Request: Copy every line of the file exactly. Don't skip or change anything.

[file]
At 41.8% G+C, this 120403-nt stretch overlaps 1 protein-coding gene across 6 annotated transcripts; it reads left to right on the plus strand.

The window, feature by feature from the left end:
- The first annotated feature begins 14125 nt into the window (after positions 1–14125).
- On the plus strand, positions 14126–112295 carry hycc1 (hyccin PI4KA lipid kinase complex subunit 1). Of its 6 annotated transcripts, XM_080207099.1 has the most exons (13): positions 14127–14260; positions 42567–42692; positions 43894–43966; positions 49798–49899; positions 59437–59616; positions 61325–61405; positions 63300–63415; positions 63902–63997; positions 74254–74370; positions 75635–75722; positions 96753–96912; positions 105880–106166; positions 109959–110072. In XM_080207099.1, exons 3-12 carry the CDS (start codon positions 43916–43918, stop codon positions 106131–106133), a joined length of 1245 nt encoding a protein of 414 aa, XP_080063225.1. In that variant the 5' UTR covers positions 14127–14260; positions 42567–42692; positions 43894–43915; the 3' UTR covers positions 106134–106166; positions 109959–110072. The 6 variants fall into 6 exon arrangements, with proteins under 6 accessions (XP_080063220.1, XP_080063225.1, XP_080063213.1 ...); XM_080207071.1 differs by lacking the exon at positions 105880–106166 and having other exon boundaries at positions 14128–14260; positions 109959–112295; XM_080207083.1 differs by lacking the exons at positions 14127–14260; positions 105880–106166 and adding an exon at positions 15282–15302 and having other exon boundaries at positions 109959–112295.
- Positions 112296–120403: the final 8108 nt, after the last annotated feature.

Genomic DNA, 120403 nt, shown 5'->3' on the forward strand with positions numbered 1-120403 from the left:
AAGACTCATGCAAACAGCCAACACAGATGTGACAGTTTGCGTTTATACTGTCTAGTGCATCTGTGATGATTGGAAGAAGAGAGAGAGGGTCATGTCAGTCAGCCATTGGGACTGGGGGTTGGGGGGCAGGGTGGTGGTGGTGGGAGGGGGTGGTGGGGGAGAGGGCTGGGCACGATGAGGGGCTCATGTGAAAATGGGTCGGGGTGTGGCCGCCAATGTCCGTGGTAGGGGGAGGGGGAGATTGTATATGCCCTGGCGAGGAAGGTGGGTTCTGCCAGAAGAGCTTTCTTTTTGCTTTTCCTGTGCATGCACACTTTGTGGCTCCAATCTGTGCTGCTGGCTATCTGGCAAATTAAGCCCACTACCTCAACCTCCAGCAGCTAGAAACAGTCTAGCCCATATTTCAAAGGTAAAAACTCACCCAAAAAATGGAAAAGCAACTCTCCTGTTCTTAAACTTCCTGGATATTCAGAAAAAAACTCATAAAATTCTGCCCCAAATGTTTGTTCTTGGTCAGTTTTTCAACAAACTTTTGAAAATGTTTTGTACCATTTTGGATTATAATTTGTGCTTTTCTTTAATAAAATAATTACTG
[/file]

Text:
At 41.8% G+C, this 120403-nt stretch overlaps 1 protein-coding gene across 6 annotated transcripts; it reads left to right on the plus strand.

The window, feature by feature from the left end:
- The first annotated feature begins 14125 nt into the window (after positions 1–14125).
- On the plus strand, positions 14126–112295 carry hycc1 (hyccin PI4KA lipid kinase complex subunit 1). Of its 6 annotated transcripts, XM_080207099.1 has the most exons (13): positions 14127–14260; positions 42567–42692; positions 43894–43966; positions 49798–49899; positions 59437–59616; positions 61325–61405; positions 63300–63415; positions 63902–63997; positions 74254–74370; positions 75635–75722; positions 96753–96912; positions 105880–106166; positions 109959–110072. In XM_080207099.1, exons 3-12 carry the CDS (start codon positions 43916–43918, stop codon positions 106131–106133), a joined length of 1245 nt encoding a protein of 414 aa, XP_080063225.1. In that variant the 5' UTR covers positions 14127–14260; positions 42567–42692; positions 43894–43915; the 3' UTR covers positions 106134–106166; positions 109959–110072. The 6 variants fall into 6 exon arrangements, with proteins under 6 accessions (XP_080063220.1, XP_080063225.1, XP_080063213.1 ...); XM_080207071.1 differs by lacking the exon at positions 105880–106166 and having other exon boundaries at positions 14128–14260; positions 109959–112295; XM_080207083.1 differs by lacking the exons at positions 14127–14260; positions 105880–106166 and adding an exon at positions 15282–15302 and having other exon boundaries at positions 109959–112295.
- Positions 112296–120403: the final 8108 nt, after the last annotated feature.

Genomic DNA, 120403 nt, shown 5'->3' on the forward strand with positions numbered 1-120403 from the left:
AAGACTCATGCAAACAGCCAACACAGATGTGACAGTTTGCGTTTATACTGTCTAGTGCATCTGTGATGATTGGAAGAAGAGAGAGAGGGTCATGTCAGTCAGCCATTGGGACTGGGGGTTGGGGGGCAGGGTGGTGGTGGTGGGAGGGGGTGGTGGGGGAGAGGGCTGGGCACGATGAGGGGCTCATGTGAAAATGGGTCGGGGTGTGGCCGCCAATGTCCGTGGTAGGGGGAGGGGGAGATTGTATATGCCCTGGCGAGGAAGGTGGGTTCTGCCAGAAGAGCTTTCTTTTTGCTTTTCCTGTGCATGCACACTTTGTGGCTCCAATCTGTGCTGCTGGCTATCTGGCAAATTAAGCCCACTACCTCAACCTCCAGCAGCTAGAAACAGTCTAGCCCATATTTCAAAGGTAAAAACTCACCCAAAAAATGGAAAAGCAACTCTCCTGTTCTTAAACTTCCTGGATATTCAGAAAAAAACTCATAAAATTCTGCCCCAAATGTTTGTTCTTGGTCAGTTTTTCAACAAACTTTTGAAAATGTTTTGTACCATTTTGGATTATAATTTGTGCTTTTCTTTAATAAAATAATTACTG